Buzzings from a quilter who bumbles her way through life!

Wednesday, August 31, 2011

Free Instructions for a Scrappy Owl Block

Are you wanting an easy way to make cute little owls for a quilt, pillow, place-mat, table runner or how about a panel for a bag? I have one for you here, complete with a picture tutorial. You can make it any size you want and give each owl a different personality with easy to make eyes!
                                       Let's get started! 
1. Cut a rectangle of paper to use as a pattern. Make it any size you want, but your owl will turn out to be approximately the size of your rectangle. If you want a short, squat owl, make a short, squat rectangle. For a long, skinny one, make a long, skinny rectangle.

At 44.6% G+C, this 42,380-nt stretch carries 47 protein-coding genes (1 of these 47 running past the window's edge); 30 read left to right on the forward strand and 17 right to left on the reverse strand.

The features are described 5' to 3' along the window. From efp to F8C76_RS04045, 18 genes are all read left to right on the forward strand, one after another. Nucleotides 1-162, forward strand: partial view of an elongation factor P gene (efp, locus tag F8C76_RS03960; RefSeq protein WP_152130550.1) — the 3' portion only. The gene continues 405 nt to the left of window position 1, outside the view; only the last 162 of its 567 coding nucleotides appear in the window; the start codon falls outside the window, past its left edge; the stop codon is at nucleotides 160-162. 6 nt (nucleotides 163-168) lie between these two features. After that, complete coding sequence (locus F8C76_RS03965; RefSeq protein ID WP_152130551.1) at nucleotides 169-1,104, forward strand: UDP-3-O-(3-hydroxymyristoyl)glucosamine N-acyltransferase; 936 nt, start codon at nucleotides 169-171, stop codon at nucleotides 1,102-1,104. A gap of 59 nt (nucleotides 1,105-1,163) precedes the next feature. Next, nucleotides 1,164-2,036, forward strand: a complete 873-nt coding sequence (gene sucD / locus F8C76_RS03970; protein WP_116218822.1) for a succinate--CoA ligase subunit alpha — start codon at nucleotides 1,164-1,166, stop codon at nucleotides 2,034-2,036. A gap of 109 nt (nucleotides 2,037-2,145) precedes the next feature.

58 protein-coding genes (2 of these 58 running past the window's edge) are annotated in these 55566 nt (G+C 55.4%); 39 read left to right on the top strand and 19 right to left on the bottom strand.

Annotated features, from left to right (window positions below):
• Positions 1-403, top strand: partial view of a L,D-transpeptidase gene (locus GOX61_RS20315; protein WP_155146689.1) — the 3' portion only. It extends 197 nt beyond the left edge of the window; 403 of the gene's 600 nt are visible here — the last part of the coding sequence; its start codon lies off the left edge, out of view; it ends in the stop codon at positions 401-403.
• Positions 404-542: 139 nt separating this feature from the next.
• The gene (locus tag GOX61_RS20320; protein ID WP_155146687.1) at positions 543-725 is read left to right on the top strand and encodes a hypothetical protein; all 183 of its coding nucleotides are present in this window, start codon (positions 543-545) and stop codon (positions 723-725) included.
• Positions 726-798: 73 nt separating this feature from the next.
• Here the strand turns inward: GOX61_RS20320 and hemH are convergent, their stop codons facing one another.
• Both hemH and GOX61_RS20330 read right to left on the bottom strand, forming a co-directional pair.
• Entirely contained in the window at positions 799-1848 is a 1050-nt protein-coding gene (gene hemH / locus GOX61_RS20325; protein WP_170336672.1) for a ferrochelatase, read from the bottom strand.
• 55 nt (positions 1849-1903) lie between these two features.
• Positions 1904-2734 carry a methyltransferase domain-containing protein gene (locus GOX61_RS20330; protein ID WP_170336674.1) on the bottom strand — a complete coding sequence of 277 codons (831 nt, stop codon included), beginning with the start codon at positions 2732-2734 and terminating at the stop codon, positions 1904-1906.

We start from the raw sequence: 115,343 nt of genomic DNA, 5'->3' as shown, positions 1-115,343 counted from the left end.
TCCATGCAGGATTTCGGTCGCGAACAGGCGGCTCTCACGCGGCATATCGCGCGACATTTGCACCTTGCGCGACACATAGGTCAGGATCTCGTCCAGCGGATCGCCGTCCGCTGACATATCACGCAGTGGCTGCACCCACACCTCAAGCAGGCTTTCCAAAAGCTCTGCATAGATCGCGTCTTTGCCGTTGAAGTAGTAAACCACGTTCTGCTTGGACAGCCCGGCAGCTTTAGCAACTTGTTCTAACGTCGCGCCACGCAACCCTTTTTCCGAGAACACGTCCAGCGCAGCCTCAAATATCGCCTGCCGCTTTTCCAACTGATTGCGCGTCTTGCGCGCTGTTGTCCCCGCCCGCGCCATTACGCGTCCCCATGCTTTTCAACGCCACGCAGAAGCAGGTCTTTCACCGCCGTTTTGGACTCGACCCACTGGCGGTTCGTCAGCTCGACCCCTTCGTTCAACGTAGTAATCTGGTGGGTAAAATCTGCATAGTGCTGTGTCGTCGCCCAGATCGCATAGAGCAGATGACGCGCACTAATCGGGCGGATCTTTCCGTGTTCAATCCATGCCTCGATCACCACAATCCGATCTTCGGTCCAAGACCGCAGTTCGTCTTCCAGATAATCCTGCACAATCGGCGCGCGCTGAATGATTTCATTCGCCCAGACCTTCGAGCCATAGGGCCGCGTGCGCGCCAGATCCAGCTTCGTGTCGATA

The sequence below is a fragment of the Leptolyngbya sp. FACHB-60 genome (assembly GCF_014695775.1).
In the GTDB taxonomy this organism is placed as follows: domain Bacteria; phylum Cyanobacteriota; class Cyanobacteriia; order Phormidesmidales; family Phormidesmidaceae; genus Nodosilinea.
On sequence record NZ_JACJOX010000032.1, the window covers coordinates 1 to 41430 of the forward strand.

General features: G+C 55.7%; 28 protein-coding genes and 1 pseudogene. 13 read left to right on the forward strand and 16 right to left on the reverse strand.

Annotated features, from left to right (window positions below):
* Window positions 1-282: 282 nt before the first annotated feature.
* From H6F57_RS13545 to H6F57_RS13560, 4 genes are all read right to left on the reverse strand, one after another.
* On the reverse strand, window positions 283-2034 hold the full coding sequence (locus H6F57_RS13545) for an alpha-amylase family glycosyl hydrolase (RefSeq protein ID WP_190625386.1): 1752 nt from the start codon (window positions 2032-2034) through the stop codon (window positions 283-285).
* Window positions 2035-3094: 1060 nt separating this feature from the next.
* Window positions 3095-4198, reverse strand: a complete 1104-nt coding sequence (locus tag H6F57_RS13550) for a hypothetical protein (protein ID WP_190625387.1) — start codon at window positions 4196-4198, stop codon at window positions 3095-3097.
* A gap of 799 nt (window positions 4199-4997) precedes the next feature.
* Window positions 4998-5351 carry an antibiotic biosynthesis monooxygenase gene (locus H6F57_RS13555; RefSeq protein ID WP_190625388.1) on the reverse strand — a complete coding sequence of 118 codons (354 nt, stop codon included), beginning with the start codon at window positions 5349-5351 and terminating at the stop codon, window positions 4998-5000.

2. Cut the rectangle in half diagonally.
3. Flip one side over and overlap the wide end. You are preparing to make your pattern for the "face" area.
4. Fold or mark the angle make by the bottom piece. Remember, though, that you have flipped this piece to the wrong side, so flip it back over and re-mark on the right side.

5. Here it is flipped back to the right side and marked. Can you see the little "face" triangle on the right side? Make a mark on each piece so that you will know which is the right side. You will be cutting the face area from different fabric, but you may want to leave your pattern intact until you are ready to cut that piece so that you don't have to "figure out the puzzle" when it comes time to sew.
6. Cut out your pieces adding a 1/4" seam allowance. (You can cut without adding the seam allowance and your owl will be a little smaller, but that works too!)
7. Fold back the face portion and mark your fabric where you will be sewing the face on. Alternatively, you can just cut your pattern pieces apart and leave your 1/4" seam allowance.
8. Cut out your face portion from a contrasting fabric.